Farmers markets have become a staple presence in many US cities, where there is a steady supply of smaller, often organic farmers and other food producers wanting a more direct channel to sell their goods, and a steady demand from foody types who like having the option of bypassing bigger grocery stores to amble around a group of stalls with a wider choice of items to cook and eat. Now, one of the startups that has turned that model into a profitable on-demand delivery business has raised some funding as it continues its expansion in the US, and beyond, en route to an IPO filing, potentially as soon as this year. GrubMarket, which works with smaller farms and other suppliers to sell and deliver their items by way of its online store both to businesses — such as restaurants and stores of different sizes, as well as the plethora of food startups that prepare food for consumers — and consumers, has raised $25 million in an oversubscribed C1 round of funding (it was originally only going to be $15 million).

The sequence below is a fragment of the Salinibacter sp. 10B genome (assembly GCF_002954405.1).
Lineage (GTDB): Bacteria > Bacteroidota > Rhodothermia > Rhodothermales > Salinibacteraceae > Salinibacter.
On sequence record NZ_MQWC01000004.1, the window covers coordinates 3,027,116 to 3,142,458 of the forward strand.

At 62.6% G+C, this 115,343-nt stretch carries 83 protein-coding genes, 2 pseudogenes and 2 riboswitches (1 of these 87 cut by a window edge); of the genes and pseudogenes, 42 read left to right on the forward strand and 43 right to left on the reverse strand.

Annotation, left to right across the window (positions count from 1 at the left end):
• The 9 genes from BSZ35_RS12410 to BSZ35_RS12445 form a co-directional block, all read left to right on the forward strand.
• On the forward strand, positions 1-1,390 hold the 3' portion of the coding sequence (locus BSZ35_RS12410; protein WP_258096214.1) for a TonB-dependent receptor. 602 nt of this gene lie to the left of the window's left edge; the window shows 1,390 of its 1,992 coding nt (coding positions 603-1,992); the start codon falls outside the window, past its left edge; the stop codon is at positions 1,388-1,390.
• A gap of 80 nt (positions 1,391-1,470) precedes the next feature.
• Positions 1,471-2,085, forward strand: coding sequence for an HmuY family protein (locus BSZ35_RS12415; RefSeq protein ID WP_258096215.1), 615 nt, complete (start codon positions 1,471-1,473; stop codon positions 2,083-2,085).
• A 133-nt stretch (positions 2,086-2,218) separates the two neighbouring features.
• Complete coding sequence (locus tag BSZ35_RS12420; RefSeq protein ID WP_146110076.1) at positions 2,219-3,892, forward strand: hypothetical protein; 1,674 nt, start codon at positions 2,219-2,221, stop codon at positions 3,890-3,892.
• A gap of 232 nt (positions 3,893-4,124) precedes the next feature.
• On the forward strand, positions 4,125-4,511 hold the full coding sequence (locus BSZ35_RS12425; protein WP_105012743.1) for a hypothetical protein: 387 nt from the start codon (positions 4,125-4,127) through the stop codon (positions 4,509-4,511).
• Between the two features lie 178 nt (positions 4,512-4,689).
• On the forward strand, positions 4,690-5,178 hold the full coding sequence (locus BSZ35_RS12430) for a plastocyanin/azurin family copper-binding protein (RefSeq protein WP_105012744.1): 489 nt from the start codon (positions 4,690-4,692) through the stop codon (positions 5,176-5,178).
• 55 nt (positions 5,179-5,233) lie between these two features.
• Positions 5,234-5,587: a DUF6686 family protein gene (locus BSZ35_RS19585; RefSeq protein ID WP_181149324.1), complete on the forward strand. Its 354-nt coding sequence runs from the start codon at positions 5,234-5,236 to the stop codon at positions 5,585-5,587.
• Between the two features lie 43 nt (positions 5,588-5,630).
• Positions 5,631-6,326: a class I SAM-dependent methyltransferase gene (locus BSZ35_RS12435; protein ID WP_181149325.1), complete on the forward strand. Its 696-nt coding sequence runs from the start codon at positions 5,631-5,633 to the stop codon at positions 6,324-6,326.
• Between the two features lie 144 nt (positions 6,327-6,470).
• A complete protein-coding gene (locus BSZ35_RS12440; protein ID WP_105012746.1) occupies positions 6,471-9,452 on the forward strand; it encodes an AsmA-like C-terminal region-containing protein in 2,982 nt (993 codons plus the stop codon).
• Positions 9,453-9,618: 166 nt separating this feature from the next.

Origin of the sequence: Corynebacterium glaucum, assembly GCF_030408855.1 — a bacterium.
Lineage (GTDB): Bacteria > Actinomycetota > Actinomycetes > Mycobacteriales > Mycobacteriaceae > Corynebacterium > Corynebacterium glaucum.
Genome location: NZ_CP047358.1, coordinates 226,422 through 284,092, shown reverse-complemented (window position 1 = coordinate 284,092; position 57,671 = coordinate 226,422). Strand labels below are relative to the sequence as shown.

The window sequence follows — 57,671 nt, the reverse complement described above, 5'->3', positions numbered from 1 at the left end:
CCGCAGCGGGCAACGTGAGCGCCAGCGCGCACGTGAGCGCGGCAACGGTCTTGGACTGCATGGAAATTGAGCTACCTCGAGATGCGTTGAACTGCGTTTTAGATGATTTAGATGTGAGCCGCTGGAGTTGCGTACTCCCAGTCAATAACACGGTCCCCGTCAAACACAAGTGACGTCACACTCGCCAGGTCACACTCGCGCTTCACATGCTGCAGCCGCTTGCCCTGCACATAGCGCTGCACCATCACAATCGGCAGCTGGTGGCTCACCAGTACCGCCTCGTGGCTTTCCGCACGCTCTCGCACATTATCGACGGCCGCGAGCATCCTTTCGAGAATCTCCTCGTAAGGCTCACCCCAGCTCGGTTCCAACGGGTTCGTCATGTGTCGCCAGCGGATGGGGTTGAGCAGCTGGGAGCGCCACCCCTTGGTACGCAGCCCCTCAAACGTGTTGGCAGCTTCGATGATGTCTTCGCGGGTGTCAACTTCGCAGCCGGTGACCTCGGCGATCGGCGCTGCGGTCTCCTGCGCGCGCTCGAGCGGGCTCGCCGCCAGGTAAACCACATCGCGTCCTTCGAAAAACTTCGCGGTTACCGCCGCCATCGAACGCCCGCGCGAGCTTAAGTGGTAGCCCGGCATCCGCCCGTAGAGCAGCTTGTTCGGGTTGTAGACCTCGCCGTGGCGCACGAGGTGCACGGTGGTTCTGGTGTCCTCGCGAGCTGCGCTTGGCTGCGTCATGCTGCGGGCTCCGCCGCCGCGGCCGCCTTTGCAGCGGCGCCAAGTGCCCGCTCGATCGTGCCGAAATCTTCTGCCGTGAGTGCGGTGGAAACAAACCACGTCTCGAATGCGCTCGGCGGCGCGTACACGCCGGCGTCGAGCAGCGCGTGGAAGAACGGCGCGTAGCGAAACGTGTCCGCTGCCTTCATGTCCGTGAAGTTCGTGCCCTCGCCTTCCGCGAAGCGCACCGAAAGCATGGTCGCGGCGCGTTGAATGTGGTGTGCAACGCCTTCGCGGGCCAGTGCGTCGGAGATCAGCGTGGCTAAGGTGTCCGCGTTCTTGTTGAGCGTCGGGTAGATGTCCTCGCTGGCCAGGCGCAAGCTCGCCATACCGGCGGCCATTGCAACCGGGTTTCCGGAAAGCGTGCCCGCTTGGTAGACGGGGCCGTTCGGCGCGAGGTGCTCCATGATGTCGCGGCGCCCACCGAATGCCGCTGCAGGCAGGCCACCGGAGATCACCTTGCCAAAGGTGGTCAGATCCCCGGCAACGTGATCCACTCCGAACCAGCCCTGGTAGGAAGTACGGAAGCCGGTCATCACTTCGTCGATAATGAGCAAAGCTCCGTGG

Online grocery GrubMarket breaks even, and wants to go public in 2018
Despite the copious amounts of venture funding that have flowed to them in recent years, food tech startups haven’t had an easy time of it especially in the food delivery game. Since 2015, GoodEggs, Zesty and Munchery have shuffled their executive decks, meal kit delivery darlings Blue Apron struggled with worker safety, and logistics providers Postmates struggled to lock in a new round of funding. By contrast GrubMarket, a younger e-grocery backed by Ashton Kutcher’s Sound Ventures, has reached a $5 million monthly revenue run rate, and hit breakeven on its business overall according to founder and CEO Mike Xu. Could this be the next Whole Foods or Costco? The CEO attributes GrubMarket’s growth and margins to disciplined spending on marketing and merchandising, and a mix of direct-to-consumer and business-to-business customers.